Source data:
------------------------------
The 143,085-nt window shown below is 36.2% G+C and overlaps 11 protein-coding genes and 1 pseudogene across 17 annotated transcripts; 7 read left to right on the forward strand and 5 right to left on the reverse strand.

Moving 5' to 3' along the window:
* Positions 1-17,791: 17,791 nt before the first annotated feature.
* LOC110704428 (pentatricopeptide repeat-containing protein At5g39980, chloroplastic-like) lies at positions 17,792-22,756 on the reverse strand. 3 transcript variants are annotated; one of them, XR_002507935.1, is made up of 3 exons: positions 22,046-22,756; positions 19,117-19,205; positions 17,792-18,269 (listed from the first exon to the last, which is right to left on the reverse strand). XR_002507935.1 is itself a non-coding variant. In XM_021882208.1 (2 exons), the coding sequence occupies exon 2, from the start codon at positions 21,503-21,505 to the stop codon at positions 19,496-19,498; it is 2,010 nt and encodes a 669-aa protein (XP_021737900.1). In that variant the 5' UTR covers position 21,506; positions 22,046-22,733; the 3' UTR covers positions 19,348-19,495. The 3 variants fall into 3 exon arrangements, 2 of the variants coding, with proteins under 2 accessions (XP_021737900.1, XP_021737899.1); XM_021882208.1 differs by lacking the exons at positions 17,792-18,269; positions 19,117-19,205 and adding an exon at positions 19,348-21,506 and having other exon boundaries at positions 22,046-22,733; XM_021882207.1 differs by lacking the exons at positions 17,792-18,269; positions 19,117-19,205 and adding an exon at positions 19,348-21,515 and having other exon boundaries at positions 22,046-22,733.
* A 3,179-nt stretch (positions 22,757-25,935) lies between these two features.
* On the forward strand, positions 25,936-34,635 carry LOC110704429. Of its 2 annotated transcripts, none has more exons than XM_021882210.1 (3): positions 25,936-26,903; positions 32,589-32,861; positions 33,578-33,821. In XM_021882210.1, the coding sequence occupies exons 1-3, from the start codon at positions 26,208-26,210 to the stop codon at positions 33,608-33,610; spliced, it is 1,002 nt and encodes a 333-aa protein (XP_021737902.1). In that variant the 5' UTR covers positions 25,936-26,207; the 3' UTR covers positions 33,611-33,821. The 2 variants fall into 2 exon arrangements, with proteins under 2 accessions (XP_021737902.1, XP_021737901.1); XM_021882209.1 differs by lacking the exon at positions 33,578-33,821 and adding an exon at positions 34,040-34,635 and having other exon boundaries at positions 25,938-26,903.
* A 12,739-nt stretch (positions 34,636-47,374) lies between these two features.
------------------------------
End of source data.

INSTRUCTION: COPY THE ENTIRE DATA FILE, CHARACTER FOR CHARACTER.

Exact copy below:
The 143,085-nt window shown below is 36.2% G+C and overlaps 11 protein-coding genes and 1 pseudogene across 17 annotated transcripts; 7 read left to right on the forward strand and 5 right to left on the reverse strand.

Moving 5' to 3' along the window:
* Positions 1-17,791: 17,791 nt before the first annotated feature.
* LOC110704428 (pentatricopeptide repeat-containing protein At5g39980, chloroplastic-like) lies at positions 17,792-22,756 on the reverse strand. 3 transcript variants are annotated; one of them, XR_002507935.1, is made up of 3 exons: positions 22,046-22,756; positions 19,117-19,205; positions 17,792-18,269 (listed from the first exon to the last, which is right to left on the reverse strand). XR_002507935.1 is itself a non-coding variant. In XM_021882208.1 (2 exons), the coding sequence occupies exon 2, from the start codon at positions 21,503-21,505 to the stop codon at positions 19,496-19,498; it is 2,010 nt and encodes a 669-aa protein (XP_021737900.1). In that variant the 5' UTR covers position 21,506; positions 22,046-22,733; the 3' UTR covers positions 19,348-19,495. The 3 variants fall into 3 exon arrangements, 2 of the variants coding, with proteins under 2 accessions (XP_021737900.1, XP_021737899.1); XM_021882208.1 differs by lacking the exons at positions 17,792-18,269; positions 19,117-19,205 and adding an exon at positions 19,348-21,506 and having other exon boundaries at positions 22,046-22,733; XM_021882207.1 differs by lacking the exons at positions 17,792-18,269; positions 19,117-19,205 and adding an exon at positions 19,348-21,515 and having other exon boundaries at positions 22,046-22,733.
* A 3,179-nt stretch (positions 22,757-25,935) lies between these two features.
* On the forward strand, positions 25,936-34,635 carry LOC110704429. Of its 2 annotated transcripts, none has more exons than XM_021882210.1 (3): positions 25,936-26,903; positions 32,589-32,861; positions 33,578-33,821. In XM_021882210.1, the coding sequence occupies exons 1-3, from the start codon at positions 26,208-26,210 to the stop codon at positions 33,608-33,610; spliced, it is 1,002 nt and encodes a 333-aa protein (XP_021737902.1). In that variant the 5' UTR covers positions 25,936-26,207; the 3' UTR covers positions 33,611-33,821. The 2 variants fall into 2 exon arrangements, with proteins under 2 accessions (XP_021737902.1, XP_021737901.1); XM_021882209.1 differs by lacking the exon at positions 33,578-33,821 and adding an exon at positions 34,040-34,635 and having other exon boundaries at positions 25,938-26,903.
* A 12,739-nt stretch (positions 34,636-47,374) lies between these two features.